Those childhood nights I ate at your table,
where life's mysteries were broken and shared—
I studied the blue willow plates you set each night.
Even during the worst winter,
my fork swept potatoes, gravy, bits of savory meat
and uncovered a story.
Each night I told myself a different tale, cast in the familiar pattern—
there were pagodas, fences, shining waterways
and a boat with a figure searching the horizon.
But what kind of wind made the willow fronds splay so far apart?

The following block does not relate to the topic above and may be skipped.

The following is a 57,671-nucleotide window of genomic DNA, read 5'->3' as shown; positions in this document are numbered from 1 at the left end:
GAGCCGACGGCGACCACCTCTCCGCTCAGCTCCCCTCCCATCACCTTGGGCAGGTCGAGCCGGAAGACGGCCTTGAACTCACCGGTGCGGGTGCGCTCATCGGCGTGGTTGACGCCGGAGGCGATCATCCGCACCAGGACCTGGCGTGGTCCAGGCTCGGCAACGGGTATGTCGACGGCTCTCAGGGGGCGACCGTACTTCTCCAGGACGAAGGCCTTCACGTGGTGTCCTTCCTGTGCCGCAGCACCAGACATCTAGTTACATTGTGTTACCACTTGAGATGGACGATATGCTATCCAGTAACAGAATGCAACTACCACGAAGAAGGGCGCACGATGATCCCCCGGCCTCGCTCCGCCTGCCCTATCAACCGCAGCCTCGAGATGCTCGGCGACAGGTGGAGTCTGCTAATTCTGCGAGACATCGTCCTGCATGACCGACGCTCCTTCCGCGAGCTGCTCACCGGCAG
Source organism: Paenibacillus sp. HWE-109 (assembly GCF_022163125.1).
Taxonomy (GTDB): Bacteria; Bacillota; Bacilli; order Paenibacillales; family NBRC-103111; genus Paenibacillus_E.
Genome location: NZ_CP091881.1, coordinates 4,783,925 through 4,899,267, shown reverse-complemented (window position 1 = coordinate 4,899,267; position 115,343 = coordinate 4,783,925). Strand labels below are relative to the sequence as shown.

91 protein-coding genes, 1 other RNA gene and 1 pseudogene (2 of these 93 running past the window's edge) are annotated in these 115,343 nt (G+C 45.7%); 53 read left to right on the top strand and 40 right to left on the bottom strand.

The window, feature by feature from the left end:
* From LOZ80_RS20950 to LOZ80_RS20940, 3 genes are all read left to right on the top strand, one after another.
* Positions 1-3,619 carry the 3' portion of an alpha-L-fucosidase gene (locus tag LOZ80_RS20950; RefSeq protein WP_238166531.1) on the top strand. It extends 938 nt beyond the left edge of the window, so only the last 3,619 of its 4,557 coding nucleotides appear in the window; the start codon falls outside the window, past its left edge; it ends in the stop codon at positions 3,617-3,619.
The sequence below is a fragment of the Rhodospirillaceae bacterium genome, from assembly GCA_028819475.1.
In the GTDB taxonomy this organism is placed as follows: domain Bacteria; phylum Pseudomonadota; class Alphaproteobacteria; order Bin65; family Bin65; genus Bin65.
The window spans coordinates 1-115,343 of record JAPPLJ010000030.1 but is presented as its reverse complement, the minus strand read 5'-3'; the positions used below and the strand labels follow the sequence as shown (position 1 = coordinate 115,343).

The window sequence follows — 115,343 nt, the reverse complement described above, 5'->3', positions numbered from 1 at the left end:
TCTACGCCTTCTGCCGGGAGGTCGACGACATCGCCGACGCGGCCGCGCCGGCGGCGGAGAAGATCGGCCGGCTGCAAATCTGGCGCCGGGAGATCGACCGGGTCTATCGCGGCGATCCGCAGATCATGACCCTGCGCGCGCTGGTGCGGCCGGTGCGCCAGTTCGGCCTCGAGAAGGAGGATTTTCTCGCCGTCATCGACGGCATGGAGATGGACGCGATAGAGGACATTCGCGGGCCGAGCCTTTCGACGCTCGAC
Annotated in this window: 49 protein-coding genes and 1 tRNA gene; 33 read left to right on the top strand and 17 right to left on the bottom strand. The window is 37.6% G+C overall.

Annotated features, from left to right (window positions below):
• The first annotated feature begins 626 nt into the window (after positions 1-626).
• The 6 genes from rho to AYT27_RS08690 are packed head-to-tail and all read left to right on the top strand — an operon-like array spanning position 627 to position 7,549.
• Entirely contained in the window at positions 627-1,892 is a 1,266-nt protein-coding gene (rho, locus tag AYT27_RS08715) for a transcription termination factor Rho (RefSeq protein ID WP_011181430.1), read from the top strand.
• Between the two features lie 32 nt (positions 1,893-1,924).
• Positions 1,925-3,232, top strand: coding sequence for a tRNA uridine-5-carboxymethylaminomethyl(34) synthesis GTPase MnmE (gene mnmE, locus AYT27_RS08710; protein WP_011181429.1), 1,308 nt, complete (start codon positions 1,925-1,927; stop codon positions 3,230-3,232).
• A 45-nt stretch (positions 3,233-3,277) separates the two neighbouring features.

Who were the three figures holding lanterns on a bridge?
And why was the pair of birds larger than the strife below?
You fed me from willow-patterned dishes
when I didn't think I could eat—
when my father was dying, and daffodils were frozen under snow.
But always on your plates
flying above the relentless searching—
two birds, facing each other, wings arched in triumph.
That winter, in blue and white patterns,
the Holy Spirit, in its many-feathered glory
descended on each dish you placed before me.
why was the pair of birds larger than the strife below?
Annabelle Moseley is the author of nine books, including the double volume A Ship to Hold the World and The Marionette's Ascent (Wiseblood Books). She teaches theology and literature at St. Joseph's Seminary and St. Joseph's College in New York.